• Let it go for 2-3 minutes on the one side or until golden brown.
  • Flip over for another 60-90 seconds before removing from the heat.
  • Serve hot with your favorite fruits, some Chocolate sauce and spray cream.


This goes well with:

Zwiebelkuchen und Junger Wein

Onion Cake and Young Wine

In the wine-producing regions in Germany, it is customary to celebrate a festival once the harvest season is over and the first wines are ready for drinking. These festivals are called “Besen-und-Straussenwirstchaften”.

The custom originates from the time of the Emperor Karl the Great, who in the 8th Century allowed the vineyards to keep some of the wine they produced for themselves. Along with the new wines, onion cake is traditionally served.

The recipes for onion cake vary from place to place. Which one is the “original” and who “invented” it is not known, however at Braaizeit the onion cake was made on the braai this weekend and what a success it was.



  • Pastry:
  • 150 g low-fat quark
  • 6 tbsp oil
  • 1 egg
  • 300 g flour
  • 1 sachet baking powder
  • 1 pinch salt
  • Separating spray


  • 1 kg onions, cut into strips
  • 150 bacon, diced
  • 200 g sour cream
  • 3 eggs
  • a little salt, pepper, nutmeg, ground cumin, marjoram and dried chili
  • 2 tbsp rapeseed oil


For the filling, preheat the grill for direct heat (185°C) with a Dutch Oven or a griddle or alternatively a pot (4L) on the cooker. Pour in the rapeseed oil and fry the bacon cubes. Add the onion slices and sauté until golden. Transfer the onion and bacon mixture to a colander and drain.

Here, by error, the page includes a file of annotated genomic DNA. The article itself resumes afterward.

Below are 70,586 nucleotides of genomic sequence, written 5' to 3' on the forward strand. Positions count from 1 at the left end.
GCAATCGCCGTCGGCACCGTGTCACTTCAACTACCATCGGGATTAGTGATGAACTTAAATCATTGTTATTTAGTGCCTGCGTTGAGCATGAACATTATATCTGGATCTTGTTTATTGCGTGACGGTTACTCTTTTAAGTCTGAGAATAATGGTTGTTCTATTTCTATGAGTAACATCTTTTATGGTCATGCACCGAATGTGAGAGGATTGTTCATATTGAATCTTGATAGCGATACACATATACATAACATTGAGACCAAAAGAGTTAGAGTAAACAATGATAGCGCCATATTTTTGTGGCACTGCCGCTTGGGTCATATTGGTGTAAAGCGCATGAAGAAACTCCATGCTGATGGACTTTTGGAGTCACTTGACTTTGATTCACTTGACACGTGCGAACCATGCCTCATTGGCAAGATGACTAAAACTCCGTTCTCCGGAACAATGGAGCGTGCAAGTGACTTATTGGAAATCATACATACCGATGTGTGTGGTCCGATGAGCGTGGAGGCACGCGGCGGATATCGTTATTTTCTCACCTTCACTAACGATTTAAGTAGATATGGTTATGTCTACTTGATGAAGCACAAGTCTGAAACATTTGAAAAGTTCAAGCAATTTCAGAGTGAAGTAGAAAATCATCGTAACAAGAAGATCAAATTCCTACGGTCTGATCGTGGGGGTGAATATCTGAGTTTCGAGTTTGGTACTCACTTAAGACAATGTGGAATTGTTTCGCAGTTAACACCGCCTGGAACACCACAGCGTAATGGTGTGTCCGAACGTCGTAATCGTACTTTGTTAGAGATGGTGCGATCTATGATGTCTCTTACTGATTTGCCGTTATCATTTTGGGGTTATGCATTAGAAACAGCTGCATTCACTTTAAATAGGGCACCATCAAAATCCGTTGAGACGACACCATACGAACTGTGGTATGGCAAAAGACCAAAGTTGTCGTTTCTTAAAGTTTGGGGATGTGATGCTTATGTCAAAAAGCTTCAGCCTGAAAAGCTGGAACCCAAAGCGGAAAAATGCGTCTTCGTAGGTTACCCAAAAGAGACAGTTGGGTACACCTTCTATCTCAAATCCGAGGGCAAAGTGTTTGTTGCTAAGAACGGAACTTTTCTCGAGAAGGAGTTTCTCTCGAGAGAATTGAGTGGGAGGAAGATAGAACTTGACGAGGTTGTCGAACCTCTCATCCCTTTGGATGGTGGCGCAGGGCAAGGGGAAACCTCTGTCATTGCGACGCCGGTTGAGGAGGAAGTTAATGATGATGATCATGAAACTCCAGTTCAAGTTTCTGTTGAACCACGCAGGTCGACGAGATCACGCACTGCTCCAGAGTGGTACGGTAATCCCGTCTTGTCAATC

In the meantime, mix the flour with the baking powder and salt for the dough. Mix the low-fat quark, oil and egg and knead the two mixtures together well.
Spray the pan or Dutch oven with release spray. Roll out the dough and place in the pan, trim off any overhanging edges.

In a large bowl, whisk the sour cream and eggs and mix with the onion and bacon mixture.

Season with salt, pepper, nutmeg, cumin marjoram and dried chili.

Pour the mixture into the dish.

Switch the grill to indirect (on a charcoal grill, simply pull the charcoal baskets apart) and place the onion tart indirectly in the grill.

Bake for about 35 minutes until the cake is cooked. The dough should no longer be runny in the middle.

Junge Wein

In September and October, across continental Europe, the new wines or young wines are released. From region to region this alcoholic beverage has different names: Sauser, Neuer Süßer (new sweet), or Junger Wein (young wine)in Southwest Germany, Switzerland and south Tyrol; Sturm (storm, from the cloudy appearance) in Austria, Federweißer in Bavaria, Neuer Wein (new wine) in the Palatinate, Federweiser in Franconia.

Federweisser, which literally means ‘feather white’, is basically alcoholic grape juice, or very young wine. Having crushed the grapes, the winemaker then adds yeast to the grape juice. The sugar in the grape juice quickly starts to ferment in the presence of the yeast, creating a bubbly, alcoholic liquid. As soon as the Federweisser has an alcoholic content of four percent, winemakers can sell it – and sell it they do. From supermarkets to festivals, this refreshing drink is widely available and is very popular.

Because of rapid fermentation, Federweißer can not be stored for long and should be consumed within a few days of purchase. Due to the carbonation, Federweißer tastes quite refreshing, not unlike a light grape soda or a sweet sparkling wine.

The Dessert

Thomas suggested that we pair Zwiebelkuchen with a hearty warm dessert such as Malva Pudding. Malva pudding is a sweet pudding of South African origin. It contains apricot jam and has a spongy caramelized texture.

A cream sauce is often poured over it while it is hot, and it is usually served hot with custard and/or ice-cream. Thomas advised that we pair our Malva pudding for this week’s menu with some grilled pineapple.